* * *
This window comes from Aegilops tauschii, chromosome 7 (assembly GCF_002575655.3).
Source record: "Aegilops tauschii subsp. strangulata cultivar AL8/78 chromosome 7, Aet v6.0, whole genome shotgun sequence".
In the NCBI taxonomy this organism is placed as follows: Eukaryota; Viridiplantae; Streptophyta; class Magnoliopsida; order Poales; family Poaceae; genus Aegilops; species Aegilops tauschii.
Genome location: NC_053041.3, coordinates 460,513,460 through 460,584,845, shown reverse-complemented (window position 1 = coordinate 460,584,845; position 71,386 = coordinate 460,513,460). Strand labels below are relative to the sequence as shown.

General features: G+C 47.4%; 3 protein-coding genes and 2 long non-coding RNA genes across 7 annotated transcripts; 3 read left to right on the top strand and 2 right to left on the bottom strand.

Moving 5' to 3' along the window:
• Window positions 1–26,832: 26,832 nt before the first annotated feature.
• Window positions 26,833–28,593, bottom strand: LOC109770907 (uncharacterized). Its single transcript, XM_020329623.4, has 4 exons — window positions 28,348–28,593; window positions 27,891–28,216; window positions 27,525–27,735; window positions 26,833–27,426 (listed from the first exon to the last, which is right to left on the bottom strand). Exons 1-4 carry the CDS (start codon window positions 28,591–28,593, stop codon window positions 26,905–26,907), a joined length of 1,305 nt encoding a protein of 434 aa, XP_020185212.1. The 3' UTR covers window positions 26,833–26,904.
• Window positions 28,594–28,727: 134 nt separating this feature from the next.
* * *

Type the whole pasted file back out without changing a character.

This window comes from Aegilops tauschii, chromosome 7 (assembly GCF_002575655.3).
Source record: "Aegilops tauschii subsp. strangulata cultivar AL8/78 chromosome 7, Aet v6.0, whole genome shotgun sequence".
In the NCBI taxonomy this organism is placed as follows: Eukaryota; Viridiplantae; Streptophyta; class Magnoliopsida; order Poales; family Poaceae; genus Aegilops; species Aegilops tauschii.
Genome location: NC_053041.3, coordinates 460,513,460 through 460,584,845, shown reverse-complemented (window position 1 = coordinate 460,584,845; position 71,386 = coordinate 460,513,460). Strand labels below are relative to the sequence as shown.

General features: G+C 47.4%; 3 protein-coding genes and 2 long non-coding RNA genes across 7 annotated transcripts; 3 read left to right on the top strand and 2 right to left on the bottom strand.

Moving 5' to 3' along the window:
• Window positions 1–26,832: 26,832 nt before the first annotated feature.
• Window positions 26,833–28,593, bottom strand: LOC109770907 (uncharacterized). Its single transcript, XM_020329623.4, has 4 exons — window positions 28,348–28,593; window positions 27,891–28,216; window positions 27,525–27,735; window positions 26,833–27,426 (listed from the first exon to the last, which is right to left on the bottom strand). Exons 1-4 carry the CDS (start codon window positions 28,591–28,593, stop codon window positions 26,905–26,907), a joined length of 1,305 nt encoding a protein of 434 aa, XP_020185212.1. The 3' UTR covers window positions 26,833–26,904.
• Window positions 28,594–28,727: 134 nt separating this feature from the next.